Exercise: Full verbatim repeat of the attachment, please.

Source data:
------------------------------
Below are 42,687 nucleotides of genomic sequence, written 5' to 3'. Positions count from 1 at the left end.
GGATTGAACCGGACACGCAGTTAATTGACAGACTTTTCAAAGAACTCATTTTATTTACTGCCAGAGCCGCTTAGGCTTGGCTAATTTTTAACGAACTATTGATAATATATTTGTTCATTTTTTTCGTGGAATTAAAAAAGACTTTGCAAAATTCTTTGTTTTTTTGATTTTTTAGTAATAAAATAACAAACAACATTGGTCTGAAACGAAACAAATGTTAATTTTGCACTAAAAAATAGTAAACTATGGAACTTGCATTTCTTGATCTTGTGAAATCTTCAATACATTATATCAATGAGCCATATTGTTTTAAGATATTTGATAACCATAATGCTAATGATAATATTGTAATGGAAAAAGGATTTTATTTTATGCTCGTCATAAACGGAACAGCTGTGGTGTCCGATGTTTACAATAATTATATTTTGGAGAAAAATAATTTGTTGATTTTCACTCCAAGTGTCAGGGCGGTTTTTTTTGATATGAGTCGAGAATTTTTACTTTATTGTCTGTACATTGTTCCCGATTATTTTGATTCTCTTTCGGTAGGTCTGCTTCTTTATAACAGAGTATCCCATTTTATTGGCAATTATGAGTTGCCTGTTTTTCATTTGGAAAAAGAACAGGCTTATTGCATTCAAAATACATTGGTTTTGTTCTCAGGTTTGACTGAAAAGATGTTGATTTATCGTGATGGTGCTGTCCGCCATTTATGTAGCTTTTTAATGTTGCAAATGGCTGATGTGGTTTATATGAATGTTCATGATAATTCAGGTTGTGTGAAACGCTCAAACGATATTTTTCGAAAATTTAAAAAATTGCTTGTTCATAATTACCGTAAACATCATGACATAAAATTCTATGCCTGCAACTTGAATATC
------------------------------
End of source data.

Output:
Below are 42,687 nucleotides of genomic sequence, written 5' to 3'. Positions count from 1 at the left end.
GGATTGAACCGGACACGCAGTTAATTGACAGACTTTTCAAAGAACTCATTTTATTTACTGCCAGAGCCGCTTAGGCTTGGCTAATTTTTAACGAACTATTGATAATATATTTGTTCATTTTTTTCGTGGAATTAAAAAAGACTTTGCAAAATTCTTTGTTTTTTTGATTTTTTAGTAATAAAATAACAAACAACATTGGTCTGAAACGAAACAAATGTTAATTTTGCACTAAAAAATAGTAAACTATGGAACTTGCATTTCTTGATCTTGTGAAATCTTCAATACATTATATCAATGAGCCATATTGTTTTAAGATATTTGATAACCATAATGCTAATGATAATATTGTAATGGAAAAAGGATTTTATTTTATGCTCGTCATAAACGGAACAGCTGTGGTGTCCGATGTTTACAATAATTATATTTTGGAGAAAAATAATTTGTTGATTTTCACTCCAAGTGTCAGGGCGGTTTTTTTTGATATGAGTCGAGAATTTTTACTTTATTGTCTGTACATTGTTCCCGATTATTTTGATTCTCTTTCGGTAGGTCTGCTTCTTTATAACAGAGTATCCCATTTTATTGGCAATTATGAGTTGCCTGTTTTTCATTTGGAAAAAGAACAGGCTTATTGCATTCAAAATACATTGGTTTTGTTCTCAGGTTTGACTGAAAAGATGTTGATTTATCGTGATGGTGCTGTCCGCCATTTATGTAGCTTTTTAATGTTGCAAATGGCTGATGTGGTTTATATGAATGTTCATGATAATTCAGGTTGTGTGAAACGCTCAAACGATATTTTTCGAAAATTTAAAAAATTGCTTGTTCATAATTACCGTAAACATCATGACATAAAATTCTATGCCTGCAACTTGAATATC